When Thomas Sutcliffe says "Films need to seduce their audience into long term commitment. While there are many types of seduction, the temptation to go for instant arousal is almost irresistable", he means that films need to not give away too much at the beginning, and that they should instead give them a little taste of what is going to happen and encourage them to continue watching and be in a "long term commitment" with the film. He is also saying that it is tempting to give away alot of information at the beginning and go for "instant arousal". Casino is instantly arousing whereas The Shining has a much more suspenseful beginning.
According to Jean Jacques Beineix, directors have problems as a result of 'instant arousal' the risks of 'instant arousal' are that the question of what to do next is raised and if you start strong you may not answers the questions.
"A good beginning must make the audience feel that it doesn't know nearly enough yet, and at the same time make sure that it doesn't know too little". This basically means that it is important to provide the audience with enough information to keep them engaged without giving too much information. It gives the audience the decision of whether they should continue watching.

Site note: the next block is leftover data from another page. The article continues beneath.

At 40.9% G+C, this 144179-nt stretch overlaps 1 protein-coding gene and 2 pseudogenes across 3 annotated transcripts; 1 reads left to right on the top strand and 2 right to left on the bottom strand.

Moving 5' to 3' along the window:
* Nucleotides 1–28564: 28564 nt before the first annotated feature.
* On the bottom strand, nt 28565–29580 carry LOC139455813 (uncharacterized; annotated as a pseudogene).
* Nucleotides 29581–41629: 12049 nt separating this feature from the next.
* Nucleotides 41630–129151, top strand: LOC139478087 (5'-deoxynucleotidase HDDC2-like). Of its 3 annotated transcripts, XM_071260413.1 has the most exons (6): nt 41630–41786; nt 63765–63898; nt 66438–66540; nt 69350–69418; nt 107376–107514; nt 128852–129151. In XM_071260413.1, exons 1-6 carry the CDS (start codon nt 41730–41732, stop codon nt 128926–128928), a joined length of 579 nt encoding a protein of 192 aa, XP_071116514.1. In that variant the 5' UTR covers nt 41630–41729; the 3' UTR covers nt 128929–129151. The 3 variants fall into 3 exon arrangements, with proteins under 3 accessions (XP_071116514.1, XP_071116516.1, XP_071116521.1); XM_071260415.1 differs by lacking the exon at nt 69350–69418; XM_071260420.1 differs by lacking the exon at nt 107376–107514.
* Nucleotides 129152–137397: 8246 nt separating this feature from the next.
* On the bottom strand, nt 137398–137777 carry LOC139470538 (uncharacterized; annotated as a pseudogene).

Stanley Kauffmann describes the classic opening as beginning with an establishing show, then into a close up of the building, then zooming into the window, then going into the window and so on. It works because it leads the audience into the story being told and it shows where it is taking place. You get an introduction into the characters' world and see it how they see it.
Kyle Cooper's title sequence to the film Seven is so effective because it sets the tone, which wakes the audience up and gets them ready for what is going to happen. It introduces us to the weird nature of the films main character and foreshadows what will be in the film.
In the opening of A Touch Of Evil, Orson Welles wanted to "plunge the audience into the story the story without giving them time to prepare themselves". He did this by jumping straight into the film and not using a soundtrack or a title.
A Film Noir is a film that has a very dark perspective. Film Noirs are usually made in the night and use shadows to create suspense. The trick is to start at the end and unravel the story back.
The opening to The Shining creates suspense because it is "merely picturesque", the screen is full of omens. The camera acts as a predator that is following the car, as the narrator says "everything tells us that these people are travelling in the wrong direction".